Avoid the “deadly sins”
There a number of unspoken rules to keep in mind when designing a good app icon. Things like vertical stacked type, fancy – and illegible – scripted fonts, bad color choices, Googled (read: copyrighted) clip art, using Comic Sans in general, and unnecessary drop shadows should be avoided at all costs. Items unique to the app realm, such as shine filters, should also be evaluated with scrutiny. Just because another app uses it in their icon doesn’t mean it will work for yours. Many filters and “tricks” can make your app seem unprofessional and untidy.
Bonus tip – don’t forget about screen shots
You’ve spent all sorts of effort, time and money on an exquisite app icon design. Why upload boring screen shots? The screen shots give you another opportunity to showcase your app and brand. Design Boost did a great post on creating screen shots that sell. Adding callout text, graphics or other enhancements to your screen shots can further entice a shopper into buying your app.
Marseille, France – The 9th International Mobile Gaming Awards (IMGA) opens for entries today! Developers and studios across the world are invited to submit their games for these prestigious awards. Since 2004, the IMGA has become the most prestigious international competition for mobile games. For the past 8 years, the competition awarded the most talented game developers for the most innovative mobile games, whether they are made for iPhone, Android, Windows, Blackberry, Bada, HTML5 or feature phones; whether they are made by a top 10 developer or a start-up studio; whether the developers came from Spain or Singapore, Malaysia or Mexico, Brazil or Belgium.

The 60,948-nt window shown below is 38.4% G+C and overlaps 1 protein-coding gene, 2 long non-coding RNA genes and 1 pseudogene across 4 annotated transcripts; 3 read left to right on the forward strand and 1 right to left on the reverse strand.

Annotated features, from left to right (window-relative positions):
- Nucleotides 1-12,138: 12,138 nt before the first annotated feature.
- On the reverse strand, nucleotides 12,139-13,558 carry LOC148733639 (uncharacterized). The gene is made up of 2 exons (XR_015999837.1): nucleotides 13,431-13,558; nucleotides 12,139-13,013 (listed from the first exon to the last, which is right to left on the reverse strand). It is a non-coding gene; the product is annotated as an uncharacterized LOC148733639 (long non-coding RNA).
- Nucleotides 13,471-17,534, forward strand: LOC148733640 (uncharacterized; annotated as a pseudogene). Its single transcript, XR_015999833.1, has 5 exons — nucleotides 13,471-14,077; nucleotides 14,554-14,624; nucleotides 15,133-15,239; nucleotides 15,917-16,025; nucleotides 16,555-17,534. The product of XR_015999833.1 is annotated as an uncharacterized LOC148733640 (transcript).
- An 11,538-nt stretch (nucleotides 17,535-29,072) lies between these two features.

This year marks a big step for the 9th IMGA as a few significant changes are made to enhance the quality of the entries:
* No categories will be defined for the entries; participants will instead specify their own category
* The Judges’ Honorable Mention will replace the Operator’s Choice Award
* 6 additional prizes will be determined by the jury
* The denomination of these prizes will be announced at the same time as the nominations on January 24, 2013
* Platinum-level sponsor Pro Sieben Sat 1 will award one million Euro in media exposure to the winners
Since 2004, the IMGA Awards Ceremony has been held at the Mobile World Congress in Barcelona. However, the exact location of the 9th IMGA has not been confirmed yet.
The IMGA Summit
Traditionally, the Awards are held in conjunction with the one day IMGA Summit consisting of a keynote, panels of leading experts in mobile games and pitching sessions. The Summit and Awards are traditionally attended by leaders in the mobile gaming industry as well as top international developers and studios.